Feng Shui Dining Table Tip: Use a wood dining table.

Feng shui balances all the five elements in all spaces, but it leans more heavily toward wood pieces as grounding and stabilizing, both aesthetically and psychologically. (The same is true for a wood headboard in the bedroom.) A high quality wooden dining room is the preferred material for a feng shui dining table, although using a table that is in keeping with the rest of the dining room’s style is important. Make sure that the dining table is of high quality wood.

Feng Shui Dining Table Tip: Avoid glass dining table tops.

Glass tabletops are chic and sleek, to be sure, but they aren’t conducive to good feng shui on a dining table. Glass dining table tops are believed to be a conduit for nervous (negative) energy, which is to be avoided.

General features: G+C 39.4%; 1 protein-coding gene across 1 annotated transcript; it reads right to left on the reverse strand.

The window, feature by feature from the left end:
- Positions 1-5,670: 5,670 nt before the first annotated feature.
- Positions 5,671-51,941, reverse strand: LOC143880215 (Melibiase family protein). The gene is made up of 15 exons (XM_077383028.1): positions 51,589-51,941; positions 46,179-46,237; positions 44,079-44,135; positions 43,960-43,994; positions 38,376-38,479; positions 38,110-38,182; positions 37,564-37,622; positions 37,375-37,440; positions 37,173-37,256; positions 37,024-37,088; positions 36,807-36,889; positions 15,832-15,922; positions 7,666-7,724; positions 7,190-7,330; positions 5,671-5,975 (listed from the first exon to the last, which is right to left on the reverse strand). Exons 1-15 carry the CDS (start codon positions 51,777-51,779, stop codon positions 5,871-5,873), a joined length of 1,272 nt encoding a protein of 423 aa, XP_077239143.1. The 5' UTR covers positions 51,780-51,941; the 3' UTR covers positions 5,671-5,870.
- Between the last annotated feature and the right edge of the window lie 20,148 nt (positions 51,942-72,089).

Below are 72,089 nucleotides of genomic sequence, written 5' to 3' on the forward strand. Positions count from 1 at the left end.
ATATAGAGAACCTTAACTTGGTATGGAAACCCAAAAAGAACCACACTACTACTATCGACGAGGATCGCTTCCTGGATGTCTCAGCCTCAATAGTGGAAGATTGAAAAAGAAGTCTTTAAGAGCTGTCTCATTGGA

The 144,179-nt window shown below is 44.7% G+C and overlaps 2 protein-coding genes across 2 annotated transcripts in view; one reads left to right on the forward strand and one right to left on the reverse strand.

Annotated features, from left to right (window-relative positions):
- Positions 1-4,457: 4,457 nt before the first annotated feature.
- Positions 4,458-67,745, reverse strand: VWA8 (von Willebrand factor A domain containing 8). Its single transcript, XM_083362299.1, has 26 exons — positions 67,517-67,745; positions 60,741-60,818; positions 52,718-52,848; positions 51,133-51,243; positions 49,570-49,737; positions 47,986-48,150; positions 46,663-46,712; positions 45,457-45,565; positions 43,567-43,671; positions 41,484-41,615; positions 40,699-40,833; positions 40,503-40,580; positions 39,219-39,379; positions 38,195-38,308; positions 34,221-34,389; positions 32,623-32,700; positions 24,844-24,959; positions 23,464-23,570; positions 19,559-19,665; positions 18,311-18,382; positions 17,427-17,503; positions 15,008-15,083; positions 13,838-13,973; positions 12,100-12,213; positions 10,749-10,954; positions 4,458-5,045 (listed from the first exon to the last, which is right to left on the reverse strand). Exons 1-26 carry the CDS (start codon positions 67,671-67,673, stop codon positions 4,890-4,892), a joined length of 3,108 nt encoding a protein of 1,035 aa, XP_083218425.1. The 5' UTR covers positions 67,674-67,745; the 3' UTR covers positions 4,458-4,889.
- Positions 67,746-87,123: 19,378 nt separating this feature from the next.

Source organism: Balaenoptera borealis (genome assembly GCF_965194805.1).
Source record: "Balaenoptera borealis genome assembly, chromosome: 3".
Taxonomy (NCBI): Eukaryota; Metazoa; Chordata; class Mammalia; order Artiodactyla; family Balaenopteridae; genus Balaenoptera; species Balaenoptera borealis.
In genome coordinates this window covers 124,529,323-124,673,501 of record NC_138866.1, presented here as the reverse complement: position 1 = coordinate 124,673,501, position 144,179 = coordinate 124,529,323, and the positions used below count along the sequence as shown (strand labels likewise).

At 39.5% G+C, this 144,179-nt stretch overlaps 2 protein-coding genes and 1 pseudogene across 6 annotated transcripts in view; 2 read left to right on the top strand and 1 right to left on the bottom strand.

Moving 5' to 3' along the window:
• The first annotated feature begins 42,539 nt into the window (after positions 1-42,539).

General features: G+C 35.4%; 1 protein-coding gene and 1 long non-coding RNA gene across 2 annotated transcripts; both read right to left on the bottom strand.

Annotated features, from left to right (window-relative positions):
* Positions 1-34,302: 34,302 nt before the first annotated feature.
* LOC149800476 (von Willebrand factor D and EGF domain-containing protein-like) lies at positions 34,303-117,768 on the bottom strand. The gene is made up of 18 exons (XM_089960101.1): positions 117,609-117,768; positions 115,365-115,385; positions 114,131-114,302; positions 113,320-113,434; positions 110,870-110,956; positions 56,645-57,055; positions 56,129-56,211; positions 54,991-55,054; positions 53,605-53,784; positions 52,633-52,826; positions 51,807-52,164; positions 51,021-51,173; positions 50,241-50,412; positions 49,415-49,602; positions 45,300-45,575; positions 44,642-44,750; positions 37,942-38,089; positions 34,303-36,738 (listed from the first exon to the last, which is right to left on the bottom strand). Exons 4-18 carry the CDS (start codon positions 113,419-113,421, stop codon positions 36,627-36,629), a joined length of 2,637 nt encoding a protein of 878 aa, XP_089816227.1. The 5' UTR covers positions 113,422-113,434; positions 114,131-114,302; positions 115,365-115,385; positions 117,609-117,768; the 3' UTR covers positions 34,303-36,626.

Feng Shui Dining Table Tip: Make sure the dining table is big enough for everyone.

Few things say, “You’re not welcome here,” like a table with insufficient space for all invited. Be sure that the dining table can comfortably accommodate all diners. Sometimes, this doesn’t require a change in dining table as much as it does a change in the size of the dining chairs.

Feng ShuiDining Table Tip: Avoid positioning the dining table directly between two access points.

Whether your dining room has a window and a door, two doors, or any combination of doors and windows, it is poor feng shui to position the dining table directly on that line between the access points. This is because good luck, health, and happy energies are believed to float away from the space.